Jillianne Code

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Jillianne Code
Born1976 (age 44–45)[notes 1]
Edmonton, Alberta
Spouse(s)Nick Zaparyniuk
Academic background
EducationBEd, Secondary Education, 1999, MEd, Educational Psychology, 2002, University of Alberta
PhD, Educational Psychology, 2010, Simon Fraser University
ThesisAssessing Agency for Learning (2010)
Academic work
InstitutionsUniversity of British Columbia
University of Victoria
Main interestsLearning sciences
Translational research
Websitejillianne.ca
heartfailuretoharvard.com

Jillianne Reay Code (born 1976) is a Canadian researcher and learning scientist. She is an assistant professor in the faculty of Education at the University of British Columbia and director of the Assessment for Learning in Immersion and Virtual Environments (ALIVE) research lab.

In addition to her academic scholarship, Code became a public health advocate following her diagnosis of heart failure in 2005 and subsequent surgeries for an implantable cardioverter-defibrillator in 2010 and left ventricular assist device in 2014. She has received two heart transplants and writes about her experiences on her blog Heart Failure to Harvard.

Code co-founded the HeartLife Foundation with Marc Bains and Dr. Sean Virani in 2016 and received the Dr. Harold N. Segall Award of Merit from the Canadian Cardiovascular Society in 2019 in recognition of their significant contribution to the prevention of cardiovascular disease and promotion of cardiovascular health in Canadians.

Early life and education[edit]

Code was born in Edmonton, Alberta, Canada and earned her Bachelor of Education and Master's degree from the University of Alberta.[2] On July 18, 2005, she drove from Edmonton to British Columbia where she experienced her first congestive heart failure.[1] She was diagnosed with Idiopathic Cardiomyopathy and given 72 hours to live.[3] Code was stabilized with medical therapy before earning her PhD at Simon Fraser University.[1] As a graduate student, Code was recognized by the American Educational Research Association for her work.[4]

With her PhD in educational psychology, Code accepted a one-year post-doctoral research fellowship at the Harvard Graduate School of Education in Assessment and Learning Technologies.[2] During her post-doctoral fellowship Code had surgery for an implantable cardioverter-defibrillator[5] She was later hospitalized with end-stage heart failure and placed on the heart transplant waiting list, during which she received a left ventricular assist device. [6] A donor was found in 2014 but complications during the surgery led to her being sent into a medically induced coma for eight days. When she awoke from her coma, it was discovered that she had severe delirium and muscle atrophy.[3] Her heart transplant journey is documented on her blog Heart Failure to Harvard[4] and in I am the Clinical Trial for the JACC: Heart Failure journal.[7]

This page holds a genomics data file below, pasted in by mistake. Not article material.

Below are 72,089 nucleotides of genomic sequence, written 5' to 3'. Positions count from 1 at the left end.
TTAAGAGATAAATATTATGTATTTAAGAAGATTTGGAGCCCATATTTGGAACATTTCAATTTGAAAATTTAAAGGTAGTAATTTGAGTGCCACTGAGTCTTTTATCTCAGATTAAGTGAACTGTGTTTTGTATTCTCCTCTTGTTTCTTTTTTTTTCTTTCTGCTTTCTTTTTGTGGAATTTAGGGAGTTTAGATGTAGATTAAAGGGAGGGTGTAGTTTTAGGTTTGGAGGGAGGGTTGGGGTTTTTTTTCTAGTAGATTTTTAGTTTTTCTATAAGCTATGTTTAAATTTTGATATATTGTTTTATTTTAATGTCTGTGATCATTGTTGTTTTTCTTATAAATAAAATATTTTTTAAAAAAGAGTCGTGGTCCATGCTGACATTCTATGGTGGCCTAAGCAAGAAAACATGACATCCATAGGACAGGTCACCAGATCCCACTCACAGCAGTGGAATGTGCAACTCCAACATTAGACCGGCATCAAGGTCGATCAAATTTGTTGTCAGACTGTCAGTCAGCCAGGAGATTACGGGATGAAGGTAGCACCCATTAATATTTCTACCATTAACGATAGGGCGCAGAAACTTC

Career[edit]

In 2011, Code accepted an assistant professor position at the University of Victoria (UVic)[5] where she co-edited Massive Open Online Courses for the Journal of Online Learning and Teaching[8] and received Outstanding Paper Awards[2] from the World Conference on Educational Media and Technology in 2011,[9] 2013[10] and 2016.[11] She was also awarded an Social Sciences and Humanities Research Council grant for her research Assessment for Learning in Immersive Virtual Environments (ALIVE).[4]

In 2016, Code collaborated with Marc Bains and Dr. Sean Virani at the national meeting of the Canadian Heart Failure Society in Montreal, Canada, to create a patient-led advocacy organization for Canadians living with heart failure called The HeartLife Foundation of Canada. It became the first and only heart failure advocacy group in Canada to be run by patients in Canada.[12][13]

In June 2017, Code accepted a tenure-tracked Assistant professor of Media and Technology Studies Education at the University of British Columbia (UBC).[14] That same year, she suffered a heart attack and required a second heart transplant. Her first transplanted heart developed fast-acting cardiac allograft vasculopathy so she had an emergency re-transplant at St. Paul's Hospital.[3] Upon returning to UBC, she published Assessment in immersive virtual environments: Cases for learning, of learning, and as learning[4] and was appointed to the British Columbia Medical Services Commission Board.[15] She also sits on the Heart & Stroke heart failure council.[16] In 2019, Code and her Heartlife colleagues received the Dr. Harold N. Segall Award of Merit from the Canadian Cardiovascular Society "in recognition of a significant contribution to the promotion of cardiovascular health in Canadians."[2]